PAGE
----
how you can try to kill him there? they tried to overthrow him lick they did in guatemala. >> guatemala didn't -- that is silly. guatemala didn't become totalitarian dick charityship and cuba did. it serve interest and people on the island. would you go there for a bypass? no, of course not. >> people do fly to cuba for operations because it ask cheaper there. they go from the dominican republic, they come from different parts of latin america because they have such great health service. we just made arrangements here with the rosswell cancer institute. they have all new discoveries vaccine for lung cancer. we have not been able to develop that there. >> they have full employment after vimar that's really not the point. look, if you allowed everyone in cuba who wanted to leave to leave, over the last -- >> -- they can leave right now. they have to find a country that will receive them. >> that's as you know a recent development.
>> yes. a few years ago, yes. >> die to flee. does that tell you something? why is it only people affluent people in western countries who defend this guy. i never met anybody who left this country defend him. >> ones who g.e.d. for personal reasons. they want to leave their wife behind and start a new life. you don't hear about that in the media there and nationalism. >> you were say gastroabandonning their families. >> want to begin a new life there. some of them -- it's not this huge system of political oppression that is very popular among certain seqsectors there. [speaking at the same time] >> i glad you have me a few minutes there to hear some of these things. there is another side to the picture there and i think your viewers have a right to hear that there. it's not this brutal regime. >> they have been hearing it
for decades from the left. it's not about the cold war. it's about the impulse on the left to defend totalitarianism and it makes me nervous as an american because these are my fellow citizens who claim to freedom of speech and yet they defend this guy. it tells you everything about how they really feel. >> the more we reach out to cuba the more they will open up there. they have been opening up other communications. more movements there. the more we attack them, the more they close in there i know this sun popular for some people. >> i didn't ask the obvious question, professor, which is cuba is so great why didn't you move there? why are you a tenured professor in the united states? unfortunately we are out of time. i guess the answer is obvious it's a hell hole and no one would want to live there. >>. trump transition continues. president-elect is back in new york city after the long holiday weekend and today he met with some more high profile candidates for office as he works to fill his cabinet. peter doocy live outside the trump tower on fifth avenue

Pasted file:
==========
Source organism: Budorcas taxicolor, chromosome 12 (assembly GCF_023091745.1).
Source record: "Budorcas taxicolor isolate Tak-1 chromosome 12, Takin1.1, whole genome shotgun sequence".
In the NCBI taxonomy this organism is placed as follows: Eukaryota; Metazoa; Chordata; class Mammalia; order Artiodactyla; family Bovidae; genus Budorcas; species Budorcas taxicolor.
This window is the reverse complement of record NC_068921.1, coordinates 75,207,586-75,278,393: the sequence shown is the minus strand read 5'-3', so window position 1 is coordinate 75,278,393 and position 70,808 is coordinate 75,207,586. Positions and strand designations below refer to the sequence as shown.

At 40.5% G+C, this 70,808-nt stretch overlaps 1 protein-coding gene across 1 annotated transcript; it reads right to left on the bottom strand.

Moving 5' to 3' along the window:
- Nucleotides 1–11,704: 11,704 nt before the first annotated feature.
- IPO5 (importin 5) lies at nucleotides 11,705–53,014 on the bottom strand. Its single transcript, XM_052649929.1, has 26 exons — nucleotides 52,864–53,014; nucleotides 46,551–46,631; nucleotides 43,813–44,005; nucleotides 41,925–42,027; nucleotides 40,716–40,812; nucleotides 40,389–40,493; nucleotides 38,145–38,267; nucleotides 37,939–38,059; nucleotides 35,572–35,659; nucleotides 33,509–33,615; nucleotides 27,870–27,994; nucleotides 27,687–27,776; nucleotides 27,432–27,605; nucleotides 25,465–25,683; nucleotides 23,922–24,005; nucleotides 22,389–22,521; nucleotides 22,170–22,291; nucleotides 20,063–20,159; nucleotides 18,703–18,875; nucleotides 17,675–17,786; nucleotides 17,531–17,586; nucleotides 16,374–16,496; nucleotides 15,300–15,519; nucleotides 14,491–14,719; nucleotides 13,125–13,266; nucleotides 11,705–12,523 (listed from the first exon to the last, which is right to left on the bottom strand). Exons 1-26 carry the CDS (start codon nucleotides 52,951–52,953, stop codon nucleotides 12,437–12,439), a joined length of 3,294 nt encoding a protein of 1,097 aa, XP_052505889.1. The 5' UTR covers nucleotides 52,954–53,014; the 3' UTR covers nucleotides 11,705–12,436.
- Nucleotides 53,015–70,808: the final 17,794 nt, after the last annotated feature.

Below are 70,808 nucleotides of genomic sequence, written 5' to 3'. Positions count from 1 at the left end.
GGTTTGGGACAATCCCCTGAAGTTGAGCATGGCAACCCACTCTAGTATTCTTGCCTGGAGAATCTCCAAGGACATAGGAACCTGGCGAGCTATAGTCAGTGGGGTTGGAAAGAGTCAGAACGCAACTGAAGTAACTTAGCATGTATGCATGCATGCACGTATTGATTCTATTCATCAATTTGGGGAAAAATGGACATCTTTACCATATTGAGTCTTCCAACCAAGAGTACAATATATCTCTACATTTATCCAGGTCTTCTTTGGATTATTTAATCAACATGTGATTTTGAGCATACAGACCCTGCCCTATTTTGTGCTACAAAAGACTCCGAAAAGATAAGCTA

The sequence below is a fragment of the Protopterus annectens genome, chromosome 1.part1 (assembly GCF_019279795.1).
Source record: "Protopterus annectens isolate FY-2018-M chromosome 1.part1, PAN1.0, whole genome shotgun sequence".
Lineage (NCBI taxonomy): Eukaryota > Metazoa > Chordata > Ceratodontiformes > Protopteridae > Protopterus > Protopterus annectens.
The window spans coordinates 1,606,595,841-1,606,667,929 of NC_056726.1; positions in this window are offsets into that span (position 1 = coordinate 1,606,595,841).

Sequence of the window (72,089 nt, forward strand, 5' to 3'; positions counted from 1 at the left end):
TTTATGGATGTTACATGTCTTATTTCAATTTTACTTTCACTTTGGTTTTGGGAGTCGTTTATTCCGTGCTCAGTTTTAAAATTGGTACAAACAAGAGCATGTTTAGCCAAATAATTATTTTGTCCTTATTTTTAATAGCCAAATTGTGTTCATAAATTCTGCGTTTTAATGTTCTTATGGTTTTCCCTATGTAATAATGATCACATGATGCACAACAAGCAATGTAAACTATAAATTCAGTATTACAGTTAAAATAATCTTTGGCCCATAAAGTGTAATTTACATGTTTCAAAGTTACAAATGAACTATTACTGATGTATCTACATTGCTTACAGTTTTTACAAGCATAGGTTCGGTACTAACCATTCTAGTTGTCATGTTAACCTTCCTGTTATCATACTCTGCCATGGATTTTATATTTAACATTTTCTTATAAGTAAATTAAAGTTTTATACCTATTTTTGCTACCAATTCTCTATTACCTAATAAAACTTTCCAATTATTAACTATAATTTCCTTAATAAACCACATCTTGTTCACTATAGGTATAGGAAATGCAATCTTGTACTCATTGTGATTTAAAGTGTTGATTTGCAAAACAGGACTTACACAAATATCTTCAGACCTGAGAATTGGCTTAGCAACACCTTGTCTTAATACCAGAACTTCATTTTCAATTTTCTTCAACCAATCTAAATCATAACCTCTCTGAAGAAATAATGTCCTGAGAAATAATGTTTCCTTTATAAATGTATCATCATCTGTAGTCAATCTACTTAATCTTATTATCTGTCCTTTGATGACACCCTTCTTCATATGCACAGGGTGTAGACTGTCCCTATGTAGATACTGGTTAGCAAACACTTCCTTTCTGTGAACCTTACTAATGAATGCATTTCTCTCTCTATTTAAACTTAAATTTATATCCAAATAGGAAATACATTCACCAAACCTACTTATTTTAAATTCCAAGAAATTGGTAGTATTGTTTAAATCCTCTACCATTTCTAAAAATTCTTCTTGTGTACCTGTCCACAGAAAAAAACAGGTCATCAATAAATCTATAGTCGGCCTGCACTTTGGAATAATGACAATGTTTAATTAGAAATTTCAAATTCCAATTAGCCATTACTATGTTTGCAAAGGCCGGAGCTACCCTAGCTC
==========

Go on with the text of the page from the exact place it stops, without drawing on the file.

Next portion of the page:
in manhattan. how are you doing, peter? >> tucker, i'm doing great. we learned tonight that when the high profile job seekers go up to the 26th floor to see the plengt, they are not just going up to be interviewed by mr. trump. he does a lot of the talking, too. that is what the four star -- retired four star general david petraeus told us on his while out a little while ago. >> the meeting went very well. we met with him about an hour. he basically walked us around the world. showed a great grasp of the variety of the challenges that are out there. some of the opportunities as well. very good conversation. and we will see where it depose from here. >> the president-elect later tweeted this, quote. just met with general petraeus, was very impressed. he was the headliner today. the headlines tomorrow is going to be mitt romney. he with learned evidence is going to have a dinner meeting. rare for two reasons. one company tall members met
with trump since the election. that is rudy giuliani according 00 fox brain room. another thing is most of these meetings have been during the day at an office, not at a continue are table. so stay tuned for that another visitor to trump tower tomorrow is going to be republican senator bob corker from the senate foreign relations committee. he was one of trump's earliest backer notice u.s. senate this summer when many republicans were weary of the nominee. corker joined him on the stump back when he was rumored to be on the v.p. short list there were no big cabinet level announcements today. that's kind of a surprise because we know of at least one invitation that's been extended. that would be to dr. ben carson to be the hud secretary come january. and it sounds like dr. carson has left the transition team hanging. there was update one way or the other every day is he going to do it. he is not going to do it. this is last week. it's been quiet since the holidays. we are still waiting on the doctor to let us know what he wants to do with next year, tucker?
>> dr. carson has his own timetable, peter. thank you for the update. great to see you. ♪ ♪ >> and now it's time for this evenings' twitter storm. nightly look at most powerful weather patterns and tonight the forecast takes us to a galaxy far far aweigh with narcotic hammel now lives. known as luke sky quack everywhere. predictable ones, of course. you went believe this but hammel is horrified trump won the election. he says he is in total denial over the rules and calls trump's cabinet a whose who of really despicable people as distinguished from despicable people. joe wrote: that's a confusion that takes place here in washington in the other direction. christopher moore tweeted this:
and that's it for tonight's twitter storm. guess where your taxpayer dollars are going meanwhile? think you heard it all? pretty sure you are jaded and impossible to shock when it comes to misuse of your money by the feds? i bet we can still horrify you. stay tuned for that. ♪ >> also, president-elect trump claims there was widespread voter fraud during this past election three weeks ago. is he right? we will take a look at some of the evidence. that's next. that's next.